All that said, the man could write a song. His in-all-likelihood self-penned Wikipedia page claims that he wrote many of the Newfits' catchiest songs, like "This Island Earth," "Saturday Night," "Fiend Club," and -- as far as I'm concerned -- the crown jewel of the Newfits: "Dig Up Her Bones." (Side Note: Good God, what a cheesy video. I apologize.)

"Dig Up Her Bones" opens with a slab of riffage dense and black as Danzig's corroded soul before launching into a chorus that was literally made to have the word "soaring" applied to it. It's even got a pre-chorus!

This leads me to my final point: I knew a kid in high school who fucking LOVED this song. He played trumpet in our school's jazz and marching bands all four years, and wasn't even remotely a punk rocker. I have no idea how he found "Dig Up Her Bones," I just know that whenever we were in a car together, he'd put it on and enthusiastically sing along.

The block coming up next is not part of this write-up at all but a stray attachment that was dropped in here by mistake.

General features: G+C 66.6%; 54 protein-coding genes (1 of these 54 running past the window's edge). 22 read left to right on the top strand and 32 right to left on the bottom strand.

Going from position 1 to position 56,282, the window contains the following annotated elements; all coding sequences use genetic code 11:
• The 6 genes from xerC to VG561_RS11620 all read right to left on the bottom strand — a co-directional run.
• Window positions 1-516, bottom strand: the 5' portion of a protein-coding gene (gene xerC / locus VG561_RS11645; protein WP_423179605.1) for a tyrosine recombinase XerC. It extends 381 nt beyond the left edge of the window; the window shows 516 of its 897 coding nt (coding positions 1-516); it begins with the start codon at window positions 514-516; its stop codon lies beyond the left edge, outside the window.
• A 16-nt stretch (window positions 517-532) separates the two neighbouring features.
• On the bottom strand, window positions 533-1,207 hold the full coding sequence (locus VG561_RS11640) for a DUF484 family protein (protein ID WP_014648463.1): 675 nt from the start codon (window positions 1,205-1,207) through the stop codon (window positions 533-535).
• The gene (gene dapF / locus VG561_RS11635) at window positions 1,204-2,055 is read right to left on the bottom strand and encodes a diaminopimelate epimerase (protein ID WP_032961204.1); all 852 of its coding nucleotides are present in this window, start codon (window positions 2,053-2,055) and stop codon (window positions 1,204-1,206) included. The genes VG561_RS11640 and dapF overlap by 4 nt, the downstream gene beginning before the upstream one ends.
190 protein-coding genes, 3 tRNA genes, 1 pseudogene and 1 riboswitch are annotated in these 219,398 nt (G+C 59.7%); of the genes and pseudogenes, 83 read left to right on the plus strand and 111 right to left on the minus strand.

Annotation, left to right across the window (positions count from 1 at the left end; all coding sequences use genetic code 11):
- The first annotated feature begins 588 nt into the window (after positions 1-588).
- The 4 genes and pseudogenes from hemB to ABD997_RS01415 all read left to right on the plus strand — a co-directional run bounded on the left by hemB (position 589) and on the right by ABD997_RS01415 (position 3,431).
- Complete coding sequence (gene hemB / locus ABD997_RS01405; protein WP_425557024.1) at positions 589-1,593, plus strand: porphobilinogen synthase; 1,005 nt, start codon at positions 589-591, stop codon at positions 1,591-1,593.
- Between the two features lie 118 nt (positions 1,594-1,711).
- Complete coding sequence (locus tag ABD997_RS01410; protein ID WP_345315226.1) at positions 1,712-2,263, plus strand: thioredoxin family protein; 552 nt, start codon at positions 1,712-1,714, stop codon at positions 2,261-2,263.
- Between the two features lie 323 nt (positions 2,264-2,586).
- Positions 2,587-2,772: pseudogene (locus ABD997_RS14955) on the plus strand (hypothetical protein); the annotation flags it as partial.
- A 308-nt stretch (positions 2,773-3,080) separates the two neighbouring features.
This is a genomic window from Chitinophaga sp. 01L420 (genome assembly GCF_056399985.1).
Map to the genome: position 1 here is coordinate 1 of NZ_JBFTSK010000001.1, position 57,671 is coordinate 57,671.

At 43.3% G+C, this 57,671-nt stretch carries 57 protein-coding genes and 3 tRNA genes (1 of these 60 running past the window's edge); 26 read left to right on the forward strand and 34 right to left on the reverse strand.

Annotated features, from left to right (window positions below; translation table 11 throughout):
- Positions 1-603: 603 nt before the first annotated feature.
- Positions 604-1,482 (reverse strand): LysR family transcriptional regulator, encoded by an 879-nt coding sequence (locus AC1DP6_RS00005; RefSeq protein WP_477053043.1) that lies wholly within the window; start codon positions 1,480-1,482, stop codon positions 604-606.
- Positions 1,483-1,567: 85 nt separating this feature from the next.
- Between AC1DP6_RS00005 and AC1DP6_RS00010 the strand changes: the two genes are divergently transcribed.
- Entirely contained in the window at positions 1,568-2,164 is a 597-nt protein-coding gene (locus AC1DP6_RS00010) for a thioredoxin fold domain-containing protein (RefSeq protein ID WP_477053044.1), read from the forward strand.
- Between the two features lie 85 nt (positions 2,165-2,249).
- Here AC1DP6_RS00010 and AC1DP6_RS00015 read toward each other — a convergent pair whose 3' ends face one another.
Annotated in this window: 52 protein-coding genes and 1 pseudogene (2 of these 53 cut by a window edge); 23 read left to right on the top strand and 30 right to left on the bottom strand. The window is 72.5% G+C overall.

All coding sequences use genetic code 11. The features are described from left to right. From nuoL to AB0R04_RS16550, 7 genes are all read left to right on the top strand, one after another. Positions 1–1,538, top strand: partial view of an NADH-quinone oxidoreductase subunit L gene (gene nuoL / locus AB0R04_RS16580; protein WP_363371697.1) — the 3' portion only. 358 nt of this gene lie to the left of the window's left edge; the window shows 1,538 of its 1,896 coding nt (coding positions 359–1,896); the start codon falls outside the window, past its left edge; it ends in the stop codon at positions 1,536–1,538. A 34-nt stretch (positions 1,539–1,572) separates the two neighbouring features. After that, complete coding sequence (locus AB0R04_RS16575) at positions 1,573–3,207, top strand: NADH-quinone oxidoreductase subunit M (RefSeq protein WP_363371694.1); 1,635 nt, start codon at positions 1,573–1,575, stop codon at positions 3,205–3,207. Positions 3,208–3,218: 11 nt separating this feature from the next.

And because of that, he was a stand-in for every kid who didn't give a shit about the Oldfits, who didn't swear a misguided oath of allegiance to Glenn Danzig. He was just a kid who loved a good song, and it's in his (and their) spirit I ask you to reconsider the Newfits.

Also, um, “Scream” is pretty sweet.

— Alex Wolfgang von Frankenstein

Previous Entries of "In Defense Of":
Reid Attaway, In Defense Of: Ska 

Derek Hawkins, In Defense Of: Standing In the Spotlight by Dee Dee King